You Got Served (2004)
That seemed to be enough for French filmmaker Fabrice Mathieu, the creator of “Raiders Of The Lost Darth,” a mashup of (you guessed it) the opening scene from Raiders Of The Lost Ark and various aspects of the Star Wars franchise. The resulting six-minute short oscillates between convincingly cool and glaringly absurd
This theory first surfaced on Reddit, claiming that Life could actually be a backdoor origin story for how the alien symbiote Venom come to Earth in the first place. Venom is actually featured in Spider-Man 3,
Whatever Happened to Meagan Good? I Miss Her
They join previously-announced stars John Boyega, John Krasinski, Jason Mitchell, Anthony Mackie, Will Poulter, Ben O’Toole, Jack Reynor, Jacob Latimore, Joseph David-Jones, Algee Smith, Kaitlyn Dever, and Hannah Murray. Bigelow is directing the crime drama from an original screenplay by Mark Boal. She’s also producing with Boal, Annapurna’s Megan Ellison and Matthew Budman, and Colin Wilson, with Greg Shapiro executive producing.
The pic, Bigelow’s 10th as a director, is currently in production. The film is being financed and produced by Annapurna Pictures.
The drama is set against the backdrop of Detroit’s devastating riots that took place over five haunting summer days in 1967. The film explores systemic racism in urban Detroit.
The plan was not to write about how good Step Up is 10 years later, honestly, because the plan was to write about the idea that Step Up was part of an early-aughts wave of urban dance movies, wherein “urban” was a euphemism for “skimming off the surface of black culture to give edge to a movie about white people”. The early 2000s were a weird time in pop culture, when we celebrated a lot of trashy stuff that we would rip apart today: Justin Timberlake’s cornrow/bandana headband combo, the not-so latent homophobia in Superbad, the sexism percolating throughout Knocked Up.
But Step Up does not belong in that riff. Because, upon very close inspection on the occasion of this aluminum anniversary, Step Up is actually great.
Official Synopsis from ABC: "Olivia knows she can?t handle this latest storm on her own and calls for help from an unexpected source. Meanwhile, Mellie and Cyrus continue to pull strings from the sidelines and Jake is still occupied by a ghost from his past."
Likable upstart Tu (Tia-Taharoa Maipi) holds a dead-end job at
All Title Dates are Subject to Change
Netflix U.S. Release Dates Only
A Christmas Carol (1938)
About Alex (2014)
Alexander: Theatrical Cut (2004)
American Pie (1999)
Barefoot Contessa: Back to Basics Collection: Collection 1
Batman Begins (2005)
Boogie Nights (1997)
Charlie and the Chocolate Factory (2005)
Curse of Chucky (2013)
Dark Was the Night (2014)
Design on a Dime Collection: Collection 1
El Tiempo Entre Costuras (2013)
Extreme Homes Collection: Collection 1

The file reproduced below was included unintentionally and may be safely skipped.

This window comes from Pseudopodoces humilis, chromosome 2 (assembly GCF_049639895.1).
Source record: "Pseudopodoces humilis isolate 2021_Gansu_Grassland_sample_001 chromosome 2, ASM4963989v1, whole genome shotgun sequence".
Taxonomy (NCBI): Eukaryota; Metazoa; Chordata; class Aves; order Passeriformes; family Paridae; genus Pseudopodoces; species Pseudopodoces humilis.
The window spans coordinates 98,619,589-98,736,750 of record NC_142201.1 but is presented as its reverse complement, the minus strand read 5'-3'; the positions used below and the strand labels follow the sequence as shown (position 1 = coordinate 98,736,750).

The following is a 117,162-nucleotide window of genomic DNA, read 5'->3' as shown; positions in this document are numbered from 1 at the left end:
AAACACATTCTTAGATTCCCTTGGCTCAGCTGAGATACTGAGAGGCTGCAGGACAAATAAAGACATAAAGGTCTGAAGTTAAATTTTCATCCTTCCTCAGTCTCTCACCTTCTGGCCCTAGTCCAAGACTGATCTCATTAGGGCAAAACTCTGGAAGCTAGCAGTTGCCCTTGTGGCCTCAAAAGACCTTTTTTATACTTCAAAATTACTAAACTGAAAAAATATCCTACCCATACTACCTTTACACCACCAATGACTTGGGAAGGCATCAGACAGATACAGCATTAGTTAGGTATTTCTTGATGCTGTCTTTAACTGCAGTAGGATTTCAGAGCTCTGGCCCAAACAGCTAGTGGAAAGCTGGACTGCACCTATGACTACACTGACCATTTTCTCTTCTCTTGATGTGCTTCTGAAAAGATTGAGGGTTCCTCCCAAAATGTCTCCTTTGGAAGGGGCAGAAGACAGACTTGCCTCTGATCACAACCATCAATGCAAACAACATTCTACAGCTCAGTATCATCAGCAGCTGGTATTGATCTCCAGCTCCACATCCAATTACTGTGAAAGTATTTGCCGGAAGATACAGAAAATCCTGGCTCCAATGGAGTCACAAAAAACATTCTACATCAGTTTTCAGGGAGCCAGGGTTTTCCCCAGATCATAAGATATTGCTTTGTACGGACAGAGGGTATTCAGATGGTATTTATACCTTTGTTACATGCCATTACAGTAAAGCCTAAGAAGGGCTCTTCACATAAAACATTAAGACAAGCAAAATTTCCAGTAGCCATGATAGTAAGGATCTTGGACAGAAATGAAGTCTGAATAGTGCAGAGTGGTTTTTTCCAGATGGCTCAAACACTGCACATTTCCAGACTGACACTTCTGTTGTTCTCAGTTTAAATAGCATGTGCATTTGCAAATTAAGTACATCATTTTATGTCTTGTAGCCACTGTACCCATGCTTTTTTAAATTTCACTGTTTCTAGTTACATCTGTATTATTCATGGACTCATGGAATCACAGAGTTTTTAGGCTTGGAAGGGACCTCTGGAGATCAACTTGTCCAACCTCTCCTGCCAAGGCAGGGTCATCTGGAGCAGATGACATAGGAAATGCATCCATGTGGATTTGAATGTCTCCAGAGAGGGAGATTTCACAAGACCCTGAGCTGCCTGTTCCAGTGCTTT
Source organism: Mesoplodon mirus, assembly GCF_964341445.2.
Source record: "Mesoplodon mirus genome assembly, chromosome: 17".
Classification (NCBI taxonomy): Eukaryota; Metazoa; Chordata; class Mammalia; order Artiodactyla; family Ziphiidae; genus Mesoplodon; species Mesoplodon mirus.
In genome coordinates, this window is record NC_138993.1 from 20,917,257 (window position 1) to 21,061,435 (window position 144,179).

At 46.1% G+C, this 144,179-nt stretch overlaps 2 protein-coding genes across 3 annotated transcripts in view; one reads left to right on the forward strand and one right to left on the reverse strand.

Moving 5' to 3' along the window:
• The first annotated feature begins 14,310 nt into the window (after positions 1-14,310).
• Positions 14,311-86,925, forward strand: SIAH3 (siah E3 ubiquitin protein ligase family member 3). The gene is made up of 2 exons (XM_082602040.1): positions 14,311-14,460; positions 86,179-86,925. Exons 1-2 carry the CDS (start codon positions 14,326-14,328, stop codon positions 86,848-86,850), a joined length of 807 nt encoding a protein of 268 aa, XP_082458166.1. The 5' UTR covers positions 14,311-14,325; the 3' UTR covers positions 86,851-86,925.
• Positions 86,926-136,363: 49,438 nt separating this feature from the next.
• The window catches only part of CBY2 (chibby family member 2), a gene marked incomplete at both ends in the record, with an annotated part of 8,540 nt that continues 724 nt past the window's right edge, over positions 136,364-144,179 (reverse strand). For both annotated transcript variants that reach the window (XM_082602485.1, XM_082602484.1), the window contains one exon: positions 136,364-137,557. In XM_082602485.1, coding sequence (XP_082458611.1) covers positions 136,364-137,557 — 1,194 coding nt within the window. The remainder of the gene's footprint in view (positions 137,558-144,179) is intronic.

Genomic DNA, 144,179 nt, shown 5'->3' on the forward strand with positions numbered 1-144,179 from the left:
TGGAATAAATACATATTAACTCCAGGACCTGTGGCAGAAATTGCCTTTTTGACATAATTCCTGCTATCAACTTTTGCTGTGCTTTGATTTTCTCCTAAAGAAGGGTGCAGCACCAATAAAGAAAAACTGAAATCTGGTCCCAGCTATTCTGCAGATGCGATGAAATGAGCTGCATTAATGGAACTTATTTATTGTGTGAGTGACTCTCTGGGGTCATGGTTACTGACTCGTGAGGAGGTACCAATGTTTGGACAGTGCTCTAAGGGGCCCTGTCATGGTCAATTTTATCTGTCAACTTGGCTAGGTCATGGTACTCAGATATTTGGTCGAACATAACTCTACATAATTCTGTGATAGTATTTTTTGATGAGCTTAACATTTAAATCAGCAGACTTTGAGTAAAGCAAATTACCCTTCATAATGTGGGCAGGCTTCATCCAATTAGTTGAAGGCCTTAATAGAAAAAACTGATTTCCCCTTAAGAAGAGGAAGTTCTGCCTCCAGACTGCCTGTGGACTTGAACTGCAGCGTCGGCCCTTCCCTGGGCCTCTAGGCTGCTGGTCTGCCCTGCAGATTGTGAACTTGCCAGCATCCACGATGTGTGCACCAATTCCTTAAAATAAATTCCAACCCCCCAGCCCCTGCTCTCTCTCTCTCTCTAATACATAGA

Fixer Upper: Season 1
Genevieve’s Renovation: Season 1
Glass Chin (2014)
And that, kids, is the weekends X Factor all sewn up. Well have to struggle on from this point without Paul, but Im sure well cope. Now, its vitally important that you make the most of these next few days, because next week is X Factors Big Band Week, and were all going to need all the strength we can muster for it.
As always, thanks for coming along. I would genuinely be very sad if I had to do this by myself. You know this already, because I wont shut up about it, but Im @StuHeritage on Twitter. Now, lets all go and write someones name with a pile of sausages.
Pauls heartbroken. Look What You Did, Louis. This Is All Your Fault.
Unlike other rival shows, Trey Parker and Matt Stone's cartoon has got better with age, and continues to push boundaries and stay relevant.
To celebrate its return, we have chosen our personal favourite 25 from its first 247 episodes.
25. Woodland Critter Christmas - Season 8
A thoroughly bizarre but memorable episode, in which Stan finds himself in the middle of the woods with a bunch of seemingly cute woodland animals. With an irritating voiceover narrating his every move, the critters turn out to be the most evil creatures known to man. Things are pretty f**ked right here, as he would say. Eventually, it is revealed that Cartman is the creator of such an awful story, and it's all just so
Directed by: Philip Noyce
Cast: Brenton Thwaites, Odeya Rush, Jeff Bridges, Meryl Streep, Alexander Skarsgaard, Katie Holmes
Running Time: 1 hr 34 mins
Release Date: August 15, 2014
Plot: A young man (Thwaites) living in a black-and-white future is shown colors by a piano-playing sage named The Giver (Bridges).
Who’S It For? Like your dystopias young and broody? Sure you do.
The proverbial ship, its path pushed by the passage of time, filled with passengers fighting for a seat during such a voyage, has sailed. In terms of The Giver, the old wooden vessel in this brilliant metaphor is the tale of the young chosen one rebelling against a messed up future, as one may call it. Though its source novel was written long before the films like The Hunger Games, Divergent, or even The Lego Movie, The Giver remains in the young adult sci-fi dystopic shadows of
While the group of youngsters just trying to have fun angle has been done to death, with sometimes better delivery, what instantly lets viewers know the type of film that they’re getting, is the excessive amount of lens flares on Everything. The sun, the motel lights, even glasses, you would think J.J. Abrams’ post production crew had their hand in this one. If you can avert your eyes from the lens flares for at least a few moments, you might be able to follow the story, revolving around a group of lost youngsters,
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